• Luuk Van Waes (Universiteit Antwerpen, Belgium)
  • Scientific committee: Laura W. Balling, Michael Carl, Barbara Dragsted, Peter Juel Henrichsen, Arnt Lykke Jakobsen, Andreas S. Kirkedal
  • Conference fee: 750 Kr. (approx. 100 euros - it includes book of abstracts, coffees and lunches)
  • Conference dinner: January 30, 2013. This conference dinner will be optional and sponsored by CBS at an additional cost of 30 euros
  • Contact: Bartolomé Mesa-Lao (bm.ibc@cbs.dk)

CONFERENCE PANELS

PANEL I – TRANSLATION AND COGNITIVE PROCESSES

  • Hill et al.: Human detection of translation errors in text: unwrapping the dynamic process through eye-tracking
  • Huang et al.: Cognitive process of revision: the behaviours and the motivations behind
  • Hvelplund: The processes of translation
  • Schaeffer et al.: Reading for translation

PANEL II – TRANSLATION AND TRANSLATION THEORY

  • Čulo: Translation machine, machine translation, translation theory – some observations and suggestions
  • Hietaranta: Viewing translation problems as threats: a cognitive approach to misunderstandings in translation
  • Lei: Large-corpus-based cognitive study of translation and interpreting processes: methodological procedures and theoretical implications

PANEL III – TOOLS FOR TRANSLATION PROCESS RESEARCH

  • Carl: Product- and process units in the CRITT translation process research database
  • Serbina et al.: Towards a user-centered platform for analysis of multimodal data
  • Couto Vale: Writing strata and Translog-II: towards an integration with Litterae, LETRA’s annotation tool for translation process data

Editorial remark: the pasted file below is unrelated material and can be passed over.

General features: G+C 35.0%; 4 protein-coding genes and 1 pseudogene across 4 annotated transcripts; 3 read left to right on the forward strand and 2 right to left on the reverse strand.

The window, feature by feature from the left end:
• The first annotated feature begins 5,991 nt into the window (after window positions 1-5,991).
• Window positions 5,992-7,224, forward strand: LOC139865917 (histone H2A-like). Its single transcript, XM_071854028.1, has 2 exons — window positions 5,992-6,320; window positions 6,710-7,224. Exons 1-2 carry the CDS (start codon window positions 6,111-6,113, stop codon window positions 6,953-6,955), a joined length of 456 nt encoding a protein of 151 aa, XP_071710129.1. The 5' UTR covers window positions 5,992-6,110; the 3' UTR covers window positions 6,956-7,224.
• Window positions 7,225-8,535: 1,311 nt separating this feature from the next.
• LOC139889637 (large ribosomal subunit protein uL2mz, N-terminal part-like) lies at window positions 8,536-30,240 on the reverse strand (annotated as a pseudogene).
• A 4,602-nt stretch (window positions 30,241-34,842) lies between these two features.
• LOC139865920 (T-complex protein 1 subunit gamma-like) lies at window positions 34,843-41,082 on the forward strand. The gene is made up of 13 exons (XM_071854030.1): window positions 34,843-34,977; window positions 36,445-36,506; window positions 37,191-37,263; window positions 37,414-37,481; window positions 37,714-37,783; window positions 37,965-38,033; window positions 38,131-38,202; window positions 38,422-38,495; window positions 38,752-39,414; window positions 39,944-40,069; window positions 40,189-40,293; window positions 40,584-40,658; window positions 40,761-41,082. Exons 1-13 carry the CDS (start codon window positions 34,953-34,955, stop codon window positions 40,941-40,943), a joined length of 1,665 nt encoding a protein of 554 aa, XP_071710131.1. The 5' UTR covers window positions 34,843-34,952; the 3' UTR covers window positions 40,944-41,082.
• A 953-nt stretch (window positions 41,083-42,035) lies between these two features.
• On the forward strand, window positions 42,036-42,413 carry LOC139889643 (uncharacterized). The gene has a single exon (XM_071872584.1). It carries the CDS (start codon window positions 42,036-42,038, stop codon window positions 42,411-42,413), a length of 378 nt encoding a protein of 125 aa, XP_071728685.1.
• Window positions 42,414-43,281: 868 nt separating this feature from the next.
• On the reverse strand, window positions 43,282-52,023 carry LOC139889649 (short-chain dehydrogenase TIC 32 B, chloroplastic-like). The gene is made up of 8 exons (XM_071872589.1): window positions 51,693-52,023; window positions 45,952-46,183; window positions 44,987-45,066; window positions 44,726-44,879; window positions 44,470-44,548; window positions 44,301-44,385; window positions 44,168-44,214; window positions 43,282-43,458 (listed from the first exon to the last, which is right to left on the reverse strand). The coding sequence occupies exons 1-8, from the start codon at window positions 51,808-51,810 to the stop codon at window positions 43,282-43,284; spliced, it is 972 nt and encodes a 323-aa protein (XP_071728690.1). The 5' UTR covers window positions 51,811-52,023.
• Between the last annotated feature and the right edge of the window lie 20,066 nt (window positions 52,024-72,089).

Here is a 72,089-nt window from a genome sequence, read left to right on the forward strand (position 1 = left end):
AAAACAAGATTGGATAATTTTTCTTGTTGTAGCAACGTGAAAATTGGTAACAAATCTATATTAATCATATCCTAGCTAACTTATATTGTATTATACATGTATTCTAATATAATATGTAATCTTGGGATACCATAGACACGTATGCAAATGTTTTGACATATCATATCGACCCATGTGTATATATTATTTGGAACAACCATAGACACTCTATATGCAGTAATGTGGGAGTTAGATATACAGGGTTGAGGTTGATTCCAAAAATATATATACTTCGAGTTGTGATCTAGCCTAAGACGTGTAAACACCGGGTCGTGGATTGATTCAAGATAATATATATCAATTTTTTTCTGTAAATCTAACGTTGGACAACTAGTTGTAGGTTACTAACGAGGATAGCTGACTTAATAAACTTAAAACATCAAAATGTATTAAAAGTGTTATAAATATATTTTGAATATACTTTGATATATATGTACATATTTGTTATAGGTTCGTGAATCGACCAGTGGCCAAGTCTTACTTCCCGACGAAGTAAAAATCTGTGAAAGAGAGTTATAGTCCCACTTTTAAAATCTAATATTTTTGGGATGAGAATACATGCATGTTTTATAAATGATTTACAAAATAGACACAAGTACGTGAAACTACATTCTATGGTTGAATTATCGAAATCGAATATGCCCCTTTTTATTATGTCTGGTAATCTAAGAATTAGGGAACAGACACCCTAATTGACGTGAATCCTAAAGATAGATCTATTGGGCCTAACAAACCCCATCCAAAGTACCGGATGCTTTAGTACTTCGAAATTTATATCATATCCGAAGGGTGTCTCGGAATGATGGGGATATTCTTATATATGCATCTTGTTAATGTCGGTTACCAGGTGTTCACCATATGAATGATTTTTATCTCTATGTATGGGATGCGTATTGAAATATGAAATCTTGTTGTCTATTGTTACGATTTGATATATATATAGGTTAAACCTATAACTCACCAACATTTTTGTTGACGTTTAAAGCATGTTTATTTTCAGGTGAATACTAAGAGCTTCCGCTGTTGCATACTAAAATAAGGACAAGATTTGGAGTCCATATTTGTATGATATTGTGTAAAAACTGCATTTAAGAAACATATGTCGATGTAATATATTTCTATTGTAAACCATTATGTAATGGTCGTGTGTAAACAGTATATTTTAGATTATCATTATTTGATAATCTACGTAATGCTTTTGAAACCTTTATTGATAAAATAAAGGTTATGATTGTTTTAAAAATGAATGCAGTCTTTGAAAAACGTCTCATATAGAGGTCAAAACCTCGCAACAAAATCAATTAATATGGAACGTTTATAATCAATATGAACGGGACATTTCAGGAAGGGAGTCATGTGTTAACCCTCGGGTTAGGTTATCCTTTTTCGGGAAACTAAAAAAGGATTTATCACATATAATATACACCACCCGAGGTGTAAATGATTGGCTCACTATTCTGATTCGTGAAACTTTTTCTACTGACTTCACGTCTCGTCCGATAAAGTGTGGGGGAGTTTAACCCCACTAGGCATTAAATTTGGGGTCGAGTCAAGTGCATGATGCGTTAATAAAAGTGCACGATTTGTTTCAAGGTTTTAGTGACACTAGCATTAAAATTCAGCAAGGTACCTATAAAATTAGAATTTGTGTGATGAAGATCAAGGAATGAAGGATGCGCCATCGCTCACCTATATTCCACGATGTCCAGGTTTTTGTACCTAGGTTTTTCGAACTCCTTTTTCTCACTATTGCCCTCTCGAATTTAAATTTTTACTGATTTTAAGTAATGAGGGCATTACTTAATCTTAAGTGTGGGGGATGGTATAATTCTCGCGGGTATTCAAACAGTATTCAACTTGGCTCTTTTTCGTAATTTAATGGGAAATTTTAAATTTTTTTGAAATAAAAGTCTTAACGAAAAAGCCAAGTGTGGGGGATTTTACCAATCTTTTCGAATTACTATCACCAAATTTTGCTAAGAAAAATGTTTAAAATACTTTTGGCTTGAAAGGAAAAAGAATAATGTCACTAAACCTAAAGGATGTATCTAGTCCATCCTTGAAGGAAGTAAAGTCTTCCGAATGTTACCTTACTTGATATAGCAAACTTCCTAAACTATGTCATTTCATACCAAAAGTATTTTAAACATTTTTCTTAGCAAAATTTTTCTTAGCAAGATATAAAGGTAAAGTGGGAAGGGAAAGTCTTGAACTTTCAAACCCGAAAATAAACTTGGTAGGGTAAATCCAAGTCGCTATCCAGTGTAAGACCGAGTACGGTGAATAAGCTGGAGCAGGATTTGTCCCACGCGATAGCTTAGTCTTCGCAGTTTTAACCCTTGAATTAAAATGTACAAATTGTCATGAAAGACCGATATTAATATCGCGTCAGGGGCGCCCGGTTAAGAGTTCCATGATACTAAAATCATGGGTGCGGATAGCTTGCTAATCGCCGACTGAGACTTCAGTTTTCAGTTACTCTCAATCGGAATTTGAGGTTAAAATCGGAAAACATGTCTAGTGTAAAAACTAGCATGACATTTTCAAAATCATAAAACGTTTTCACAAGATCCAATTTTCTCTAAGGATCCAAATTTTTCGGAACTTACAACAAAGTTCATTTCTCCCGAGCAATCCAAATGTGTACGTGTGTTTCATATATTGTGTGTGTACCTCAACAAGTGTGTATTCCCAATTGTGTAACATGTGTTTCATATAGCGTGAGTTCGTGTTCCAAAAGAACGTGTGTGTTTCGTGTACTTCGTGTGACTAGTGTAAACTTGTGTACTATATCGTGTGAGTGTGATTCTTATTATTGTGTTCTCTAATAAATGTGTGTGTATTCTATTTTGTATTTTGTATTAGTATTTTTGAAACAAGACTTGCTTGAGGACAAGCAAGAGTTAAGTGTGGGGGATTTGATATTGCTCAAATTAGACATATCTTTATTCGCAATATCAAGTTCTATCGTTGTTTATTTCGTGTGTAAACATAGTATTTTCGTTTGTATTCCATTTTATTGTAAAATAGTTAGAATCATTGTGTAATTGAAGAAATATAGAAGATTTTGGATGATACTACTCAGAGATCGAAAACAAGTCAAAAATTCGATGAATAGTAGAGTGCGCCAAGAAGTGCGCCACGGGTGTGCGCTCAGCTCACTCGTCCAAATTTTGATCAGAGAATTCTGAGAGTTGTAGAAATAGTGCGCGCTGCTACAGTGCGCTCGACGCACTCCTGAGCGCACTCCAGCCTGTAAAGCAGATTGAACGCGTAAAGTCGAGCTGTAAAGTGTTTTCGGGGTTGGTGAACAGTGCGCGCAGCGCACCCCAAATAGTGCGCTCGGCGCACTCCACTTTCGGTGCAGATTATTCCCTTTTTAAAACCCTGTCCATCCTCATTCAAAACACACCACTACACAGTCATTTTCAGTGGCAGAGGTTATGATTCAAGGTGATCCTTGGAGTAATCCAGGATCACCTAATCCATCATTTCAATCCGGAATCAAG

PANEL IV – APPROACHES TO TRANSLATION PROCESS RESEARCH

  • Ferreira: L1 and L2 translation: a metacognitive analysis of the bilingual subcompetence
  • Schmaltz et al.: Participant tracking in text unfolding: insights from Portuguese-Chinese translation and post-editing task logs
  • Vandepitte et al.: Reading metonymic constructions: an eye-tracking investigation
  • Whyatt et al.: Exploring decision-making processes in translation and paraphrase: a report on the ParaTrans project

PANEL V – TRANSLATION AND POST-EDITING

  • Alves: Tracking post-editing effort from a relevance theoretic perspective: the conceptual/procedural distinction under scrutiny
  • Nitze et al.: Post-editing and translation strategies
  • Guerberof: Productivity and quality in the post-editing of outputs from translation memories and machine translation

PANEL VI – SPEECH AND TRANSLATION

  • Barbin et al.: Translation technology and learner performance: professionally-oriented translation quality assessment with three translation technologies
  • Kirkedal: Automatic phonetic transcription for Danish speech recognition
  • Liyanapathirana: Integrating automatic speech recognition and machine translation for better translation outputs
  • Mesa-Lao: Post-editing through speech recognition: a feasibility study with post-editor trainees

INVITED SPEAKERS

  • Bangalore: Machine assisted human translation as a multimodal dialog (PDF)
  • de Groot: Language control, executive control, and processing control in bilinguals and translators/interpreters (PDF)
  • Kussmaul: Observing and interpreting the human translation process (PDF)
  • van Waes: Fluency revisited: A multi-dimensional approach to text composition (PDF)
  • Vasishth: Reading and sentence comprehension processes (PDF)